The thermal block seems to hold up better through Ojai, likely because the flow has a lot of north in it and the Ojai mountains are taller? The macro mass flow seems to be more north than east with perhaps a bit of NW on west end and NE on the east end. Ojai will likely be out of the SW at the lower altitudes.

I suspect the altitude limitation will be related to increasing wind with altitude? With some leftover moisture there might be some early development that could limit the altitude early but the day continues to dry out quickly so the issue in the afternoon will likely be the wind with plenty of blue sky.

The low-level flow in the Santa Clara river seems light, so I don’t know that we will be confined to Upper Ojai. Looks like we might be able to reach Fillmore or possibly Moorpark, but Piru looks problematic.

I would recommend launching early (likely from the Skyport), maybe doing a short leg westbound then getting on course eastbound to get over Casitas Pass before the wind builds. There might be more north wind along Castle Ridge because the range is lower but the protection should improve with higher blocking terrain to the east.

Wilcox and Bates look like they might offer windows with more wind likely at Wilcox and Elings than Bates

Tomorrow (Tuesday) looks like it might be better than Wednesday. and likely the most distance potential for the remainder of the year?

Wednesday
The lapse rate fades as the upper level air warms considerably and some high clouds dampen the surface heating, but it still looks flyable and soarable. High clouds can be a wild card, so there is some roll of the dice.

Elings looks flyable but Bates might be too light?

Thursday
Looks problematic. More wind but also a little protection from a low and shallow capping inversion. Maybe not enough protection? Some potential for high clouds, but not nearly as thick as Wednesday.

Friday (New Year’s Day)
Is pretty far out, but the current forecast looks flyable and hopefully good enough to get up and out to our traditional Elings T-Hill fly-in…
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Re: New Years Week 2020

Postby LNW » Tue Dec 29, 2020 7:52 am

Morning quick look of Tuesday

Over the back at first light this morning and with no capping inversion a block all the way to ridgeline is doubtful but possible.

As Derek mentioned the extra moisture will slow the heating/ anabatic flow and on top of that the ocean is much warmer than current town temps. I would expect it not to blow in with much consistency until we reach at least the ocean temp of 57f.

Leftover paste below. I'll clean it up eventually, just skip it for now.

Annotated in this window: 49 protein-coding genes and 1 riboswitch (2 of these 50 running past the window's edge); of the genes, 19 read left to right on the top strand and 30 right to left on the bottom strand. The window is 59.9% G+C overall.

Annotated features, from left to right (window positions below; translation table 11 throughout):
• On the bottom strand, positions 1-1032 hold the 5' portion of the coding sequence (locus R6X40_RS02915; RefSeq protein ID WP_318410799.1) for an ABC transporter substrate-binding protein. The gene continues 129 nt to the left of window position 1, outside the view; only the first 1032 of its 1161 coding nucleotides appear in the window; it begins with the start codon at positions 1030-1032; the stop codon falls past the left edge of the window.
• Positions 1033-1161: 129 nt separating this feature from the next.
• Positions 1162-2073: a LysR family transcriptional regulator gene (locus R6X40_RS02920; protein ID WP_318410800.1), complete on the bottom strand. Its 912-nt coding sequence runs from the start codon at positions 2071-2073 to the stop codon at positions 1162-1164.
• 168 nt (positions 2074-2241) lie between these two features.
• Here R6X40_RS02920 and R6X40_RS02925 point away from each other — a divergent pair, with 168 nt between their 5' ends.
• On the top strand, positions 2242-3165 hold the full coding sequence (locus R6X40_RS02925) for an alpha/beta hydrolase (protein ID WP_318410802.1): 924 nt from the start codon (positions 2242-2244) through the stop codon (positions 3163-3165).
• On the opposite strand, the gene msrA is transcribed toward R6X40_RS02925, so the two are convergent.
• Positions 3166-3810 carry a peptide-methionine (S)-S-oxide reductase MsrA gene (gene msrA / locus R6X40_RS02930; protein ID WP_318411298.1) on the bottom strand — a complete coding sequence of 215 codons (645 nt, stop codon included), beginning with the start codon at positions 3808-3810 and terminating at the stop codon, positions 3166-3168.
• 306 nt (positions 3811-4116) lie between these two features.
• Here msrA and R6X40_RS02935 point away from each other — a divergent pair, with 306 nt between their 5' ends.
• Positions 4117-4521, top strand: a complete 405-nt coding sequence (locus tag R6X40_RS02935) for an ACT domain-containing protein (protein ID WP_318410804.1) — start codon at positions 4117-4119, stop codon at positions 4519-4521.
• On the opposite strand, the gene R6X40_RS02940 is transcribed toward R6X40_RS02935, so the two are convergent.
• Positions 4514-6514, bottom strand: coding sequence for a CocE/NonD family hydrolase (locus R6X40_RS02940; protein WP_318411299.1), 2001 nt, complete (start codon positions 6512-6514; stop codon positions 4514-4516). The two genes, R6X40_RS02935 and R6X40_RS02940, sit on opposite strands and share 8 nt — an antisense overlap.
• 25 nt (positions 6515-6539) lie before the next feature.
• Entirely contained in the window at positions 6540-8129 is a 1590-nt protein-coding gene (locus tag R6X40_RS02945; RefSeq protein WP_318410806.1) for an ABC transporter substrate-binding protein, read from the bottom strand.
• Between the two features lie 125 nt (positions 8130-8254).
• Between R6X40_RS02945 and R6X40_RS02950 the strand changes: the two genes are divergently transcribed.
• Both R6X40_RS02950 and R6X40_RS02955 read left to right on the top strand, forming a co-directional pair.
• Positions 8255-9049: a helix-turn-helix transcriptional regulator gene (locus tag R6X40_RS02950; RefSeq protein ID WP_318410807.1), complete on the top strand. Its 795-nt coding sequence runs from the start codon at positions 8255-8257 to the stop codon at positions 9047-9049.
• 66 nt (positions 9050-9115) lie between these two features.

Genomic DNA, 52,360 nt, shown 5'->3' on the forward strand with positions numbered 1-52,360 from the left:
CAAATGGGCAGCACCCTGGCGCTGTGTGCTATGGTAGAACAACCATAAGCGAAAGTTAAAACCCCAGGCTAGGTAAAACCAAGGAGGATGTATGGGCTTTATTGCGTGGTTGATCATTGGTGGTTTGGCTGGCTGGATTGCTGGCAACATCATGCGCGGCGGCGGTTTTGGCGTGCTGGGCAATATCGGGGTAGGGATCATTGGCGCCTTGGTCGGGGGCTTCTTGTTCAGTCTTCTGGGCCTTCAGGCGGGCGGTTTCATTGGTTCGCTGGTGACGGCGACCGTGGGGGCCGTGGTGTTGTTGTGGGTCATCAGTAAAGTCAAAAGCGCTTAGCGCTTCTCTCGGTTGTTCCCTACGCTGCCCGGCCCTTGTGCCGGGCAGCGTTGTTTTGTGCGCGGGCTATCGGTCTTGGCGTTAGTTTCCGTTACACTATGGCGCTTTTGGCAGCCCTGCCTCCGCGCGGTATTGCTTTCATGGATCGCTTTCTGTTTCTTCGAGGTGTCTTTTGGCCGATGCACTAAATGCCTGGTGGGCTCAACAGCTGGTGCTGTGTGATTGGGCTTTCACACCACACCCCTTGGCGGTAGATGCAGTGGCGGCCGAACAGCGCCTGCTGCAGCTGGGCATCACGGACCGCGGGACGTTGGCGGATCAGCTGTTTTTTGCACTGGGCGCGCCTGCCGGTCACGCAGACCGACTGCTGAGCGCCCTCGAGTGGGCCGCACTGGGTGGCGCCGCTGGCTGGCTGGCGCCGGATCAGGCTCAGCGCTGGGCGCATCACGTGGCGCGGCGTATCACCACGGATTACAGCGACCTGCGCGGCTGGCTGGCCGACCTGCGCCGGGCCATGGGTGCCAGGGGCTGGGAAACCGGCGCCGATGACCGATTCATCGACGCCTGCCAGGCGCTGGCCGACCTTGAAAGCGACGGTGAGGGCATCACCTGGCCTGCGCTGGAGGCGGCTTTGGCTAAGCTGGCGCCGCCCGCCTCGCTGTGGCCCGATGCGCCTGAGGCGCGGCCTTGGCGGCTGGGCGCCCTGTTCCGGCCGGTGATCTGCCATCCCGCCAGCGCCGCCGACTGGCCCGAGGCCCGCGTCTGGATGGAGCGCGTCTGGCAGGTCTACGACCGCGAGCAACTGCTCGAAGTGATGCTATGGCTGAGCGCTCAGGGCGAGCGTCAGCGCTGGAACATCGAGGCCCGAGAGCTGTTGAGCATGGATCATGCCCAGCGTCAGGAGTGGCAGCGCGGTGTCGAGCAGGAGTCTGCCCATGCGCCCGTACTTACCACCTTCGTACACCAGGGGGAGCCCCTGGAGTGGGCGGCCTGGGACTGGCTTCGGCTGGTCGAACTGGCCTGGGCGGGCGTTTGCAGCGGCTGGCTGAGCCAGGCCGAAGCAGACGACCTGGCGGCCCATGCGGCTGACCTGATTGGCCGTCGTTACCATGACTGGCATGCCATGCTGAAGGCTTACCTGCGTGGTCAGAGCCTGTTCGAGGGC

Though the base winds are pretty light I expect a good amount of air moving around with such a robust lapse rate so bring your A game.

And finally even though the skew t does not show clouds I believe we have a high probability of seeing cumulous development as the moisture lifts off the ground. Im not sure on the alt of base. The nice thing about the clouds is that they will add extra mass to slow the north wind.

We might have to wait a bit on launch to get off but I believe it will happen so better to be early.

Stoked to get in the air.
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Tuesday / Brotherhood to Padaro

Postby sd » Wed Dec 30, 2020 4:51 pm

Tuesday, 12/29/2020
North Side Brotherhood to Padaro
Tom Truax Narrative
Ayvri web animation link:
https://ayvri.com/scene/g0jg73pnjo/ckjc40iwv0001376g8essk1uv
and
Google Earth KMZ File
2020_12-29_tom_truax_brotherhood_to_padaro.kmz
SD GE Track / Brotherhood to Padaro
(66.57 KiB) Downloaded 36 times

We were hoping for more thermal umph to block the north wind, but the dynamics didn’t align. Perhaps due to the lack of a capping inversions enabling the unstable atmospheric profile to mix the upper and lower altitudes? It did look like a thermal block set up better over Casitas Pass as indicated by the cumulus activity in that location, but Myles reported it was 12 from the NW at Nordhoff High School around noon. Perhaps another variable that Derek noted was the saturated wet ground likely reduced the heating somewhat. There were a few transient clouds on the south side down lower, perhaps 3Kish. The clouds over Casitas pass were in the mid 5s to 6K.